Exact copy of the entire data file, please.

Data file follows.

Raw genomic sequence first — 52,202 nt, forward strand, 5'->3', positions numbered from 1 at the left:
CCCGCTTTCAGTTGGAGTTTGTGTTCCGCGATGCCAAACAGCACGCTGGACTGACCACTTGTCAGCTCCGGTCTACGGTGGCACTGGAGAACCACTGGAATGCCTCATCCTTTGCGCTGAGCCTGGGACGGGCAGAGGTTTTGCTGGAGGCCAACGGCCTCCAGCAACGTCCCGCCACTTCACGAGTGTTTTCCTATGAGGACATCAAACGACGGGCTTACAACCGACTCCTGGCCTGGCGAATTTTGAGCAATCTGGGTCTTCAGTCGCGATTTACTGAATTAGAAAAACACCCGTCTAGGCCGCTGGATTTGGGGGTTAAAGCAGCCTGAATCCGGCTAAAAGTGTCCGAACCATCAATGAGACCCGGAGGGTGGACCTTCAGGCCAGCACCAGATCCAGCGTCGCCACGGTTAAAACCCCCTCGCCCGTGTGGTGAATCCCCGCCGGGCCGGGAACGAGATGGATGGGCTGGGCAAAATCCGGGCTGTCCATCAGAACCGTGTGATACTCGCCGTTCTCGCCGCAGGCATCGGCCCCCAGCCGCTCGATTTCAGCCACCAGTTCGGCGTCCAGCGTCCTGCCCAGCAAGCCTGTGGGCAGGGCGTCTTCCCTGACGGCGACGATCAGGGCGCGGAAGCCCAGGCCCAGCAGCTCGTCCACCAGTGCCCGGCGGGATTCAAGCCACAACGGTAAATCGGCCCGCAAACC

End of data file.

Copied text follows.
Raw genomic sequence first — 52,202 nt, forward strand, 5'->3', positions numbered from 1 at the left:
CCCGCTTTCAGTTGGAGTTTGTGTTCCGCGATGCCAAACAGCACGCTGGACTGACCACTTGTCAGCTCCGGTCTACGGTGGCACTGGAGAACCACTGGAATGCCTCATCCTTTGCGCTGAGCCTGGGACGGGCAGAGGTTTTGCTGGAGGCCAACGGCCTCCAGCAACGTCCCGCCACTTCACGAGTGTTTTCCTATGAGGACATCAAACGACGGGCTTACAACCGACTCCTGGCCTGGCGAATTTTGAGCAATCTGGGTCTTCAGTCGCGATTTACTGAATTAGAAAAACACCCGTCTAGGCCGCTGGATTTGGGGGTTAAAGCAGCCTGAATCCGGCTAAAAGTGTCCGAACCATCAATGAGACCCGGAGGGTGGACCTTCAGGCCAGCACCAGATCCAGCGTCGCCACGGTTAAAACCCCCTCGCCCGTGTGGTGAATCCCCGCCGGGCCGGGAACGAGATGGATGGGCTGGGCAAAATCCGGGCTGTCCATCAGAACCGTGTGATACTCGCCGTTCTCGCCGCAGGCATCGGCCCCCAGCCGCTCGATTTCAGCCACCAGTTCGGCGTCCAGCGTCCTGCCCAGCAAGCCTGTGGGCAGGGCGTCTTCCCTGACGGCGACGATCAGGGCGCGGAAGCCCAGGCCCAGCAGCTCGTCCACCAGTGCCCGGCGGGATTCAAGCCACAACGGTAAATCGGCCCGCAAACC